A lawsuit filed against Center Township Trustee Carl Drummer by the township's small claims judge accuses him of meddling in the court's hiring and budgeting.Judge Lapossa's decision to sue Drummer is notable for two reasons. She is retiring as the small claims court judge at the end of the year; therefore, the outcome of the case will not personally benefit her. Any favorable decision in the case will, however, benefit her successor. Lapossa must feel very strongly about these matters to bring the suit so close to the end of her term.
Judge Paula E. Lapossa filed the suit Monday in Marion Superior Court. It argues the Indiana Constitution allows the court to hire and supervise its employees, determine the court's expenses and provide adequate space.
But the lawsuit says Drummer, the longtime trustee, hasn't provided sufficient office space, equipment or supplies. He also has interfered in hiring court staff and won't pay fees owed this year to a pro-tem judge and an interpreter, the lawsuit says; the pro-tem judge, whose name is not provided, sits in for Lapossa during some sessions and is owed $2,200.
The Center Township Board approves the court's budget, but the lawsuit says Drummer has not consulted the court before presenting its budget.
Drummer called the lawsuit frivolous, but declined to comment on the specific claims. "It’s my belief that the trustee controls the staff," Drummer said, adding the arrangement was similar in other Marion County townships. The situation has not changed in the 10 years both he and Lapossa have been in office, he said.
Lapossa's suit requests a court order barring Drummer from interfering in those areas and an order to pay the fees. The state of Indiana also is listed as a plaintiff, and the township board is listed as a defendant.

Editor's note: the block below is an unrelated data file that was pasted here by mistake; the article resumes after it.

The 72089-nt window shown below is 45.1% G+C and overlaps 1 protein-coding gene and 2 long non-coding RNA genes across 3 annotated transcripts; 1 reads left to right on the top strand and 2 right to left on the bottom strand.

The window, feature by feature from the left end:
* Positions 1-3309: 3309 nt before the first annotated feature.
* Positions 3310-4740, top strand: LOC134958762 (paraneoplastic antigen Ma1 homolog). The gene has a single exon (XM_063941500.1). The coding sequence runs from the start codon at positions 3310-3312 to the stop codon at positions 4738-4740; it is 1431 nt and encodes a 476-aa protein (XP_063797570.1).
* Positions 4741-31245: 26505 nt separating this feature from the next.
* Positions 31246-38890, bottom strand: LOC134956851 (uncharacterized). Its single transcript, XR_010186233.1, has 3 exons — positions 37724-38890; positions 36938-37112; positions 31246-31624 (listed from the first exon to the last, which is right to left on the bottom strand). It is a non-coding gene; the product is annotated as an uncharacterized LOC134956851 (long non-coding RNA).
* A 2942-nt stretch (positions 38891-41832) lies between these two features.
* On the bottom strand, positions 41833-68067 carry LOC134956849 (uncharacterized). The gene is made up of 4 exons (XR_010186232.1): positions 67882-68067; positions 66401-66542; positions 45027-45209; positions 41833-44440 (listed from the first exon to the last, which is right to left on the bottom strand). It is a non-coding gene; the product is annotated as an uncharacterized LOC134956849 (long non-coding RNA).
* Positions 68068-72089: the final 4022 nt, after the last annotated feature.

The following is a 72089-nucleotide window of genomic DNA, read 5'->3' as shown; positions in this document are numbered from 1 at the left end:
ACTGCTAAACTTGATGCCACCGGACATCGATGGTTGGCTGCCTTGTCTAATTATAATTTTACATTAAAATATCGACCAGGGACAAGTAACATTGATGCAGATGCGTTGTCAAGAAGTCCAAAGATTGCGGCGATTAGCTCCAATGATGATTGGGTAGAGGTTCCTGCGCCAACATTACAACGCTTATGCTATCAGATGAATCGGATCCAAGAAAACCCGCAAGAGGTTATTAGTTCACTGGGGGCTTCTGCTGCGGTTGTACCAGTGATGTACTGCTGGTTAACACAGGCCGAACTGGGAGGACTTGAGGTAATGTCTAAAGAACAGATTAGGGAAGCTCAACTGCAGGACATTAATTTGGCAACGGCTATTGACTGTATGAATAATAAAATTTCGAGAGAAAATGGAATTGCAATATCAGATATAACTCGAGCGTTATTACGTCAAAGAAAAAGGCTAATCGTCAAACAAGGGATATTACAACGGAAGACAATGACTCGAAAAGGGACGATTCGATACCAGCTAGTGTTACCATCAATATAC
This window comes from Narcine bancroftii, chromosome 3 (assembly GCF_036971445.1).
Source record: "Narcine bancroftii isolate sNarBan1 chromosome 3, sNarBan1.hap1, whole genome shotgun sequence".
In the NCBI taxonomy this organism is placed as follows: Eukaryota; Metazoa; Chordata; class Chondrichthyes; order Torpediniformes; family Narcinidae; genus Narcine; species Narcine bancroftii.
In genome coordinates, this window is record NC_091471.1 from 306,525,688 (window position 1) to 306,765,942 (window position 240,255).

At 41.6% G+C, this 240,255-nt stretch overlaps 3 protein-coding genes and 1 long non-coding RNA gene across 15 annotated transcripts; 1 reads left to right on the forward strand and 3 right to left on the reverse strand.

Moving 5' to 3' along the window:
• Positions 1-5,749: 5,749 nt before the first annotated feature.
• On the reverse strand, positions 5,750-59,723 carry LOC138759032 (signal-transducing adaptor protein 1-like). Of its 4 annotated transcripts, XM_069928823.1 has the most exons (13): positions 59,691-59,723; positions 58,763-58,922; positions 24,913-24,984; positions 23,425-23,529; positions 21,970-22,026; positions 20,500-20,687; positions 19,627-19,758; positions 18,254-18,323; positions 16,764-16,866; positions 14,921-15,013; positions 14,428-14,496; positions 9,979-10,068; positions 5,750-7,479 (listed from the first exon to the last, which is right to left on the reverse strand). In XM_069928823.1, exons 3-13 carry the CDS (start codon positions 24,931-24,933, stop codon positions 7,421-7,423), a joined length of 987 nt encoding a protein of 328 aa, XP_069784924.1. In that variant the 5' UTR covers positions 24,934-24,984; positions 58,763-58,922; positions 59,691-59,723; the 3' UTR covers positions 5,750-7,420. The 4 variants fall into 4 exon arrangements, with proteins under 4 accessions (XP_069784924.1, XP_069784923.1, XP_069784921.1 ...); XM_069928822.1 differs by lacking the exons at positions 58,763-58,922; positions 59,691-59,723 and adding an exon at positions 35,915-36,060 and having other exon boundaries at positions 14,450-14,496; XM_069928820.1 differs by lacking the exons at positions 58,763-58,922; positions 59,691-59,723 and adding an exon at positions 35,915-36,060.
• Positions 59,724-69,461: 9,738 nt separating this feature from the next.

The case has been assigned to Judge Gary L. Miller, but not hearing date is set.
Lapossa, like Drummer, is a Democrat with close ties to Rep. Julia Carson (D). Lapossa could not have become the small claims court judge for Center Township without Carson's backing, just as Drummer could not have become township trustee without Carson's backing. You may recall from an earlier post on this blog that Lapossa, as an assistant U.S. Attorney in the late 1970s, prosecuted Carson's ex-husband on federal income tax evasion charges. He was ultimately acquitted of those charges, although his wife was found guilty on one of the charges. The rift between Lapossa and Drummer is a sign of Carson's waning influence.
Under Carson's original plan for the 300 East building now known as the Julia Carson Government Center, then-Trustee Carson said the purchase of the building would allow the township to consolidate all township offices, including the small claims court, into the building. After sinking about $5 million into renovating the building (more than double what Carson had projected), the township instead continued to lease cramped space from the county in the basement of the City-County building for the small claims court. Drummer has sought to lease the building to private businesses instead of using it for township purposes. His most controversial decision in that regard being the leasing of the space for the 300 East bar to a group of political insiders--albeit done illegally because he failed to execute a lease in accordance with Indiana law.
Lapossa's lawsuit should serve as another wake-up call to Marion County Democrats that they had better get a handle on what's happening in Center Townshp. Circumstances already warrant a criminal investigation, which may very well be under way already. In my opinion, the trustee has no business telling the small claims court judge who she can hire to work for the court. Litigants pay fees to fund the court's operations, and the judge should have discretion to spend those funds. The small claims court judge should present her own budget to the township board, not the trustee. Drummer's job is to take care of serving the needy--something he's proven himself completely uninterested and/or incapable of performing.
UPDATE: Jon Murray's story in today's Star indicates that the unpaid pro tem judge is Michelle Smith Scott, who was elected in November to take Lapossa's case.